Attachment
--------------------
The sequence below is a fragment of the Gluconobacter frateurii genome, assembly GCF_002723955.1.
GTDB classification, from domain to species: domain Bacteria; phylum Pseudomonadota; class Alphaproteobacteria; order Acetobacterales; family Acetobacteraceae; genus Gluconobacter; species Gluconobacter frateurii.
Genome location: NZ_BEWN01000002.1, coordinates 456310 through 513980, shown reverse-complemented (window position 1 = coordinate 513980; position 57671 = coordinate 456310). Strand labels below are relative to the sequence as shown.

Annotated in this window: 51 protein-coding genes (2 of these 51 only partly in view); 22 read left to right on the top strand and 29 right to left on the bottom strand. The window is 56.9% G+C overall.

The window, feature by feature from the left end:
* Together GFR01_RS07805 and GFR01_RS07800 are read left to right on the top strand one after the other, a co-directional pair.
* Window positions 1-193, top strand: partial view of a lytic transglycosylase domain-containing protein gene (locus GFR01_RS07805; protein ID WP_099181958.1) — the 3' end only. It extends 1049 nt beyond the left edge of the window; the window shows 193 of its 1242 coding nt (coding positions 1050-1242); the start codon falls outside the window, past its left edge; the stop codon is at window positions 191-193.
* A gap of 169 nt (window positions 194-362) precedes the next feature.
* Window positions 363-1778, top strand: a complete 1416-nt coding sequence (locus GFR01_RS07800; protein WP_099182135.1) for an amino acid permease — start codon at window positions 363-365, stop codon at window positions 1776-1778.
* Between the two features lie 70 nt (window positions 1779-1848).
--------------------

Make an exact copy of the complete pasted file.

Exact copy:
The sequence below is a fragment of the Gluconobacter frateurii genome, assembly GCF_002723955.1.
GTDB classification, from domain to species: domain Bacteria; phylum Pseudomonadota; class Alphaproteobacteria; order Acetobacterales; family Acetobacteraceae; genus Gluconobacter; species Gluconobacter frateurii.
Genome location: NZ_BEWN01000002.1, coordinates 456310 through 513980, shown reverse-complemented (window position 1 = coordinate 513980; position 57671 = coordinate 456310). Strand labels below are relative to the sequence as shown.

Annotated in this window: 51 protein-coding genes (2 of these 51 only partly in view); 22 read left to right on the top strand and 29 right to left on the bottom strand. The window is 56.9% G+C overall.

The window, feature by feature from the left end:
* Together GFR01_RS07805 and GFR01_RS07800 are read left to right on the top strand one after the other, a co-directional pair.
* Window positions 1-193, top strand: partial view of a lytic transglycosylase domain-containing protein gene (locus GFR01_RS07805; protein ID WP_099181958.1) — the 3' end only. It extends 1049 nt beyond the left edge of the window; the window shows 193 of its 1242 coding nt (coding positions 1050-1242); the start codon falls outside the window, past its left edge; the stop codon is at window positions 191-193.
* A gap of 169 nt (window positions 194-362) precedes the next feature.
* Window positions 363-1778, top strand: a complete 1416-nt coding sequence (locus GFR01_RS07800; protein WP_099182135.1) for an amino acid permease — start codon at window positions 363-365, stop codon at window positions 1776-1778.
* Between the two features lie 70 nt (window positions 1779-1848).